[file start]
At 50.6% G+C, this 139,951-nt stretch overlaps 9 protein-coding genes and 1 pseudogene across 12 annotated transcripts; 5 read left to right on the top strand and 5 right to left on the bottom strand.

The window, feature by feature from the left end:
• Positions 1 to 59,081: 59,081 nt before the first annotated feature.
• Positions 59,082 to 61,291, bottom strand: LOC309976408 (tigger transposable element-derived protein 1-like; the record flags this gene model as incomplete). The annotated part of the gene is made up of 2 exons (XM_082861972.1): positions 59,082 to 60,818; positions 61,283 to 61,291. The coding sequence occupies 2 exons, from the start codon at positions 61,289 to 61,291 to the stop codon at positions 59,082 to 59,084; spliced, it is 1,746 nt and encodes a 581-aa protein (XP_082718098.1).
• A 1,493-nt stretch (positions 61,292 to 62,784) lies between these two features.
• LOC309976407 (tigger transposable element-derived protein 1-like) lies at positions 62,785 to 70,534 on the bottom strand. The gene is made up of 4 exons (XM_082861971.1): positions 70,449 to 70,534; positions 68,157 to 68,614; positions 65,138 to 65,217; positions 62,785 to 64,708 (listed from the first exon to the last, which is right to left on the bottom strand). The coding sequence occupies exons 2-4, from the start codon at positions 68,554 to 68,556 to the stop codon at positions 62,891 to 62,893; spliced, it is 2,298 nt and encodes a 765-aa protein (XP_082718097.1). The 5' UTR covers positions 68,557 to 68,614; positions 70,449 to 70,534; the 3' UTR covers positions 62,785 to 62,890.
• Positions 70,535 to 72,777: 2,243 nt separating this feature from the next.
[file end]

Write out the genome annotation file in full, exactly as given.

At 50.6% G+C, this 139,951-nt stretch overlaps 9 protein-coding genes and 1 pseudogene across 12 annotated transcripts; 5 read left to right on the top strand and 5 right to left on the bottom strand.

The window, feature by feature from the left end:
• Positions 1 to 59,081: 59,081 nt before the first annotated feature.
• Positions 59,082 to 61,291, bottom strand: LOC309976408 (tigger transposable element-derived protein 1-like; the record flags this gene model as incomplete). The annotated part of the gene is made up of 2 exons (XM_082861972.1): positions 59,082 to 60,818; positions 61,283 to 61,291. The coding sequence occupies 2 exons, from the start codon at positions 61,289 to 61,291 to the stop codon at positions 59,082 to 59,084; spliced, it is 1,746 nt and encodes a 581-aa protein (XP_082718098.1).
• A 1,493-nt stretch (positions 61,292 to 62,784) lies between these two features.
• LOC309976407 (tigger transposable element-derived protein 1-like) lies at positions 62,785 to 70,534 on the bottom strand. The gene is made up of 4 exons (XM_082861971.1): positions 70,449 to 70,534; positions 68,157 to 68,614; positions 65,138 to 65,217; positions 62,785 to 64,708 (listed from the first exon to the last, which is right to left on the bottom strand). The coding sequence occupies exons 2-4, from the start codon at positions 68,554 to 68,556 to the stop codon at positions 62,891 to 62,893; spliced, it is 2,298 nt and encodes a 765-aa protein (XP_082718097.1). The 5' UTR covers positions 68,557 to 68,614; positions 70,449 to 70,534; the 3' UTR covers positions 62,785 to 62,890.
• Positions 70,535 to 72,777: 2,243 nt separating this feature from the next.